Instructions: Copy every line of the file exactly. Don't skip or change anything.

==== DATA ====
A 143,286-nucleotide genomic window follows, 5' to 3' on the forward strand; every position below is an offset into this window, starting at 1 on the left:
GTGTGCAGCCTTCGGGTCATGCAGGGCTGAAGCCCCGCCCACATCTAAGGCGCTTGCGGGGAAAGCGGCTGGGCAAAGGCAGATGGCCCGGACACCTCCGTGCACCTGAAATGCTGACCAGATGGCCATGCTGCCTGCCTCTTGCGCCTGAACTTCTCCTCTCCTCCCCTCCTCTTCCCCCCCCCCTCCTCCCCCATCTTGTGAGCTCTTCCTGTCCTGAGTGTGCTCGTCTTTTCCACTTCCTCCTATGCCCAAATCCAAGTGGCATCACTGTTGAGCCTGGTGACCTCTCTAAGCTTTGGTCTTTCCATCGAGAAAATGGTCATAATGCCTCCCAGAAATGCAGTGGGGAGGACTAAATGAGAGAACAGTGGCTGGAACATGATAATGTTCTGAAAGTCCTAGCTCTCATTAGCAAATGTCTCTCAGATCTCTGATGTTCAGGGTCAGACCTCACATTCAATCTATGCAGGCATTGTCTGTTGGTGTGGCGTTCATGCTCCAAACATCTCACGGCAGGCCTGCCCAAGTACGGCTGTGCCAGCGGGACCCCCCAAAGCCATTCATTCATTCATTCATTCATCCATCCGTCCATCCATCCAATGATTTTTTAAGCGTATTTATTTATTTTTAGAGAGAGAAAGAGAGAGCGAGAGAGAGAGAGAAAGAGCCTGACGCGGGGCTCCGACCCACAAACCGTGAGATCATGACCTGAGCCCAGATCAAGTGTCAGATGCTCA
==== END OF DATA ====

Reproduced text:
A 143,286-nucleotide genomic window follows, 5' to 3' on the forward strand; every position below is an offset into this window, starting at 1 on the left:
GTGTGCAGCCTTCGGGTCATGCAGGGCTGAAGCCCCGCCCACATCTAAGGCGCTTGCGGGGAAAGCGGCTGGGCAAAGGCAGATGGCCCGGACACCTCCGTGCACCTGAAATGCTGACCAGATGGCCATGCTGCCTGCCTCTTGCGCCTGAACTTCTCCTCTCCTCCCCTCCTCTTCCCCCCCCCCTCCTCCCCCATCTTGTGAGCTCTTCCTGTCCTGAGTGTGCTCGTCTTTTCCACTTCCTCCTATGCCCAAATCCAAGTGGCATCACTGTTGAGCCTGGTGACCTCTCTAAGCTTTGGTCTTTCCATCGAGAAAATGGTCATAATGCCTCCCAGAAATGCAGTGGGGAGGACTAAATGAGAGAACAGTGGCTGGAACATGATAATGTTCTGAAAGTCCTAGCTCTCATTAGCAAATGTCTCTCAGATCTCTGATGTTCAGGGTCAGACCTCACATTCAATCTATGCAGGCATTGTCTGTTGGTGTGGCGTTCATGCTCCAAACATCTCACGGCAGGCCTGCCCAAGTACGGCTGTGCCAGCGGGACCCCCCAAAGCCATTCATTCATTCATTCATTCATCCATCCGTCCATCCATCCAATGATTTTTTAAGCGTATTTATTTATTTTTAGAGAGAGAAAGAGAGAGCGAGAGAGAGAGAGAAAGAGCCTGACGCGGGGCTCCGACCCACAAACCGTGAGATCATGACCTGAGCCCAGATCAAGTGTCAGATGCTCA